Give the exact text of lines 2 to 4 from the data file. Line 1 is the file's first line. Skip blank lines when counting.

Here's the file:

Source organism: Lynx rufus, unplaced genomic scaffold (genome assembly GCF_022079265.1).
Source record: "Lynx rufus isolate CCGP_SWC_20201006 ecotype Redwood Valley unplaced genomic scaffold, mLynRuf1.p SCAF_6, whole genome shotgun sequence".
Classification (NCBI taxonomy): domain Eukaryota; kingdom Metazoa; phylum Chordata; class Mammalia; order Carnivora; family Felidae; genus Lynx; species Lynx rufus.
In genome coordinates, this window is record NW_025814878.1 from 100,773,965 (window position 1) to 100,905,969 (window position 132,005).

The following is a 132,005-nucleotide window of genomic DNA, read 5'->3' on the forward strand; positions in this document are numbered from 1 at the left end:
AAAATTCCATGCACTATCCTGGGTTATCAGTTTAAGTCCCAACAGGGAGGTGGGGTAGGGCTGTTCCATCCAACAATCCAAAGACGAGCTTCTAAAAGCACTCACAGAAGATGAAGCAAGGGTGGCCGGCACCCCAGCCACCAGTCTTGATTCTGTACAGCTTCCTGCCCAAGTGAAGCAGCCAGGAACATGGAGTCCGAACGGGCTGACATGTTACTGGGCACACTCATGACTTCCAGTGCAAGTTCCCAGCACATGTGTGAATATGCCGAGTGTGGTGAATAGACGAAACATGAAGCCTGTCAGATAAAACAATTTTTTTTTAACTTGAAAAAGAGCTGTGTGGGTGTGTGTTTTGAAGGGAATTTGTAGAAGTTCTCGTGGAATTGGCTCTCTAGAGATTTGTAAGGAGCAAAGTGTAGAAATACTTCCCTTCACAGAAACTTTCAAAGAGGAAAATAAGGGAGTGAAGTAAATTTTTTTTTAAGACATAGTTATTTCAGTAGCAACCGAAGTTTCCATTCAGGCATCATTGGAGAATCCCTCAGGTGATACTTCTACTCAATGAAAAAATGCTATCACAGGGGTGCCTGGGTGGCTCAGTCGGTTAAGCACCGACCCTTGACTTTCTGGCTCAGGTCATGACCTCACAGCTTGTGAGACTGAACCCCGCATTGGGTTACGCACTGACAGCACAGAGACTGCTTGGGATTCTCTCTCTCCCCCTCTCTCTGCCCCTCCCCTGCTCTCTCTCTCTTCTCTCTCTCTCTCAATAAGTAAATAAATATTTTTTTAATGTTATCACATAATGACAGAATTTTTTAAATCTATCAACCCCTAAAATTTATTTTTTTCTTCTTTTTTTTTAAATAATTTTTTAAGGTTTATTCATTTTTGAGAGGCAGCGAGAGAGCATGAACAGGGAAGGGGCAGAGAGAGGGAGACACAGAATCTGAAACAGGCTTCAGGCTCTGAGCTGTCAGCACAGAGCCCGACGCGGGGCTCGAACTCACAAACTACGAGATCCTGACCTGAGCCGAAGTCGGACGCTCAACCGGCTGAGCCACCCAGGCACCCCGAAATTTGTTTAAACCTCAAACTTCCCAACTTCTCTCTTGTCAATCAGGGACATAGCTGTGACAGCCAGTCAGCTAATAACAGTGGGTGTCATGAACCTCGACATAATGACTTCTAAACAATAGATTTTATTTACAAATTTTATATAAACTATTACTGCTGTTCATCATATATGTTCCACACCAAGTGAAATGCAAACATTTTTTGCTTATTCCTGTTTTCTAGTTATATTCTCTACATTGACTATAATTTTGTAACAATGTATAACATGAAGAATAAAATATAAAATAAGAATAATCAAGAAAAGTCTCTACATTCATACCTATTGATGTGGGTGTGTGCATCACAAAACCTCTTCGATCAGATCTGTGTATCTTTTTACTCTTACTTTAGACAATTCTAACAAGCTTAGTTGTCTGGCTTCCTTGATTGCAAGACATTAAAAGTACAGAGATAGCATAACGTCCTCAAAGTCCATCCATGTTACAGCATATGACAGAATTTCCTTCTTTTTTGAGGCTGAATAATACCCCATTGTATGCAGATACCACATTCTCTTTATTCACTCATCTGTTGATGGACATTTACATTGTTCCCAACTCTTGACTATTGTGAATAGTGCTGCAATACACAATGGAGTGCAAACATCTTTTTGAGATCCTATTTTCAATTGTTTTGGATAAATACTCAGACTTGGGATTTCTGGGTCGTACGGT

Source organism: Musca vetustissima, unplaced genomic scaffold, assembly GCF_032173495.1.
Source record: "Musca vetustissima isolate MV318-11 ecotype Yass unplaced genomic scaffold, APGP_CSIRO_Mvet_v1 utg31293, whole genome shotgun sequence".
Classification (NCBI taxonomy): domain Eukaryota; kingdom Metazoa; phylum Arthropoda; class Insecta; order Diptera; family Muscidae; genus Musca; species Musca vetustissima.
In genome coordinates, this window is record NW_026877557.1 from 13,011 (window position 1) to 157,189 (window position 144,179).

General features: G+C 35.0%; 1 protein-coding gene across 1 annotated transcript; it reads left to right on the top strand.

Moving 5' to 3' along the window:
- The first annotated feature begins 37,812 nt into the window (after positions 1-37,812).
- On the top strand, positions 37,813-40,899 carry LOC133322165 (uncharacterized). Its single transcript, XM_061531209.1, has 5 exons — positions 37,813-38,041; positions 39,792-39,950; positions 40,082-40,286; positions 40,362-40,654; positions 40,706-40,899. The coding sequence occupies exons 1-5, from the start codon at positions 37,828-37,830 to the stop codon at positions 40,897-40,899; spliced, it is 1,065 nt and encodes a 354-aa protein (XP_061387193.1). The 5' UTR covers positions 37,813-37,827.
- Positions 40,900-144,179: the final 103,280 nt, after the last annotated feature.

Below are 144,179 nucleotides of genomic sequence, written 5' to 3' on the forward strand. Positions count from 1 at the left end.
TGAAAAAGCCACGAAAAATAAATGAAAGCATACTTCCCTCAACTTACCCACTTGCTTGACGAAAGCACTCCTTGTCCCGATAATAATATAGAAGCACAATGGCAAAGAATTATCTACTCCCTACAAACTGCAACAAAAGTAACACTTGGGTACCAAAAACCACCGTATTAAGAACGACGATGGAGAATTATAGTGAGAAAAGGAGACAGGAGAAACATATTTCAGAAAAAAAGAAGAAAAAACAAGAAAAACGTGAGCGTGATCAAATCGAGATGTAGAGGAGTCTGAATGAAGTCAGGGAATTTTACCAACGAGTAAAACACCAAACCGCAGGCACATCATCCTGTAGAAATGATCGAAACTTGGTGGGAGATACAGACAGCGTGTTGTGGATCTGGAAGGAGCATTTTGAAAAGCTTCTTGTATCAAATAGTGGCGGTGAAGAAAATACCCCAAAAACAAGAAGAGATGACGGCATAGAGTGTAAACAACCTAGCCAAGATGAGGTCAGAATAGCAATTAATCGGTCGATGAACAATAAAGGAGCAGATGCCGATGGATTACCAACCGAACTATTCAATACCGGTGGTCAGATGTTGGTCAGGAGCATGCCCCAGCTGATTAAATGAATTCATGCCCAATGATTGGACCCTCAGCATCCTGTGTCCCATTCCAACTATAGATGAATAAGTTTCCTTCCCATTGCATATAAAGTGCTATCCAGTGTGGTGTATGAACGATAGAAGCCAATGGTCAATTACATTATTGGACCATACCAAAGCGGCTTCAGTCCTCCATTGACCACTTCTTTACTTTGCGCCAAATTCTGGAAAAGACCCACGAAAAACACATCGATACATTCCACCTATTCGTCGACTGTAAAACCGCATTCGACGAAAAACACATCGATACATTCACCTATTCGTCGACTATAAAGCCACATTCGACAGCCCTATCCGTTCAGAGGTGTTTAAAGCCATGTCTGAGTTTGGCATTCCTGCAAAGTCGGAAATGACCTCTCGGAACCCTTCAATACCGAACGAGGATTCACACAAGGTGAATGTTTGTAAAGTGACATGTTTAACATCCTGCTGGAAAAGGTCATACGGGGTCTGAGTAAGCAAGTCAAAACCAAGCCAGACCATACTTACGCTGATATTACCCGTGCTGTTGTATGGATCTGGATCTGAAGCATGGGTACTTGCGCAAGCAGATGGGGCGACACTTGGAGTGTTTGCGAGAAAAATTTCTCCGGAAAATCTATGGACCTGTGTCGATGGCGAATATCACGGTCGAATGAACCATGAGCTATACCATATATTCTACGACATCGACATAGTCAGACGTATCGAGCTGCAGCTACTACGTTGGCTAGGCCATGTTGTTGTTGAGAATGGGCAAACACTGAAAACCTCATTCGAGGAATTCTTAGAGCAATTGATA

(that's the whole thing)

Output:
Source record: "Lynx rufus isolate CCGP_SWC_20201006 ecotype Redwood Valley unplaced genomic scaffold, mLynRuf1.p SCAF_6, whole genome shotgun sequence".
Classification (NCBI taxonomy): domain Eukaryota; kingdom Metazoa; phylum Chordata; class Mammalia; order Carnivora; family Felidae; genus Lynx; species Lynx rufus.
In genome coordinates, this window is record NW_025814878.1 from 100,773,965 (window position 1) to 100,905,969 (window position 132,005).